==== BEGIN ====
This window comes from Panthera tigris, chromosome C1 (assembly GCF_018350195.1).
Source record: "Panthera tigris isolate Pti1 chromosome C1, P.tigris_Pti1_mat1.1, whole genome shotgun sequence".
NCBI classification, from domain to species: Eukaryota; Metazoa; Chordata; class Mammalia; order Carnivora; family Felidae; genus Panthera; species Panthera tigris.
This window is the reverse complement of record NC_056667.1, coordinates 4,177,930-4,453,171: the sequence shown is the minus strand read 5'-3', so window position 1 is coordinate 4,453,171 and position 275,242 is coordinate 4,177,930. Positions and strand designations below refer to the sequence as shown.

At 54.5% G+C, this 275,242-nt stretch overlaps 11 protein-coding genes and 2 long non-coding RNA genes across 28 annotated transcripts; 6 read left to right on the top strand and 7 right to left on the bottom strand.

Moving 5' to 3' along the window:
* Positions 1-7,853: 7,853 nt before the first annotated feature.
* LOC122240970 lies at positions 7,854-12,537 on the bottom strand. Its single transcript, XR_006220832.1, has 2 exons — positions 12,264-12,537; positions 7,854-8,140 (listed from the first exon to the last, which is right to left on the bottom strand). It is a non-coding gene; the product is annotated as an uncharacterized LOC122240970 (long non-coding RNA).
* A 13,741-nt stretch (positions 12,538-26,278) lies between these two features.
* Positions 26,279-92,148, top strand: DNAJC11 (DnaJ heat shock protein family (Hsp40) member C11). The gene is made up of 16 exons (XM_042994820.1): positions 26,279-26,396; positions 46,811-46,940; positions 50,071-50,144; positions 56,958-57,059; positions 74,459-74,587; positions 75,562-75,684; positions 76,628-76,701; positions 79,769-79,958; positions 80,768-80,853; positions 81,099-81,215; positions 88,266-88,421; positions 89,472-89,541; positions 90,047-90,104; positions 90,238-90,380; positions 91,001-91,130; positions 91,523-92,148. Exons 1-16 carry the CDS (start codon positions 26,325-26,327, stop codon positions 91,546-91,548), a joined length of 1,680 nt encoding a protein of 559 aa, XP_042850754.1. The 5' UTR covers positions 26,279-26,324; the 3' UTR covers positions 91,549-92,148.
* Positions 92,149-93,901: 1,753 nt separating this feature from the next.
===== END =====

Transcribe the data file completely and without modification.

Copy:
This window comes from Panthera tigris, chromosome C1 (assembly GCF_018350195.1).
Source record: "Panthera tigris isolate Pti1 chromosome C1, P.tigris_Pti1_mat1.1, whole genome shotgun sequence".
NCBI classification, from domain to species: Eukaryota; Metazoa; Chordata; class Mammalia; order Carnivora; family Felidae; genus Panthera; species Panthera tigris.
This window is the reverse complement of record NC_056667.1, coordinates 4,177,930-4,453,171: the sequence shown is the minus strand read 5'-3', so window position 1 is coordinate 4,453,171 and position 275,242 is coordinate 4,177,930. Positions and strand designations below refer to the sequence as shown.

At 54.5% G+C, this 275,242-nt stretch overlaps 11 protein-coding genes and 2 long non-coding RNA genes across 28 annotated transcripts; 6 read left to right on the top strand and 7 right to left on the bottom strand.

Moving 5' to 3' along the window:
* Positions 1-7,853: 7,853 nt before the first annotated feature.
* LOC122240970 lies at positions 7,854-12,537 on the bottom strand. Its single transcript, XR_006220832.1, has 2 exons — positions 12,264-12,537; positions 7,854-8,140 (listed from the first exon to the last, which is right to left on the bottom strand). It is a non-coding gene; the product is annotated as an uncharacterized LOC122240970 (long non-coding RNA).
* A 13,741-nt stretch (positions 12,538-26,278) lies between these two features.
* Positions 26,279-92,148, top strand: DNAJC11 (DnaJ heat shock protein family (Hsp40) member C11). The gene is made up of 16 exons (XM_042994820.1): positions 26,279-26,396; positions 46,811-46,940; positions 50,071-50,144; positions 56,958-57,059; positions 74,459-74,587; positions 75,562-75,684; positions 76,628-76,701; positions 79,769-79,958; positions 80,768-80,853; positions 81,099-81,215; positions 88,266-88,421; positions 89,472-89,541; positions 90,047-90,104; positions 90,238-90,380; positions 91,001-91,130; positions 91,523-92,148. Exons 1-16 carry the CDS (start codon positions 26,325-26,327, stop codon positions 91,546-91,548), a joined length of 1,680 nt encoding a protein of 559 aa, XP_042850754.1. The 5' UTR covers positions 26,279-26,324; the 3' UTR covers positions 91,549-92,148.
* Positions 92,149-93,901: 1,753 nt separating this feature from the next.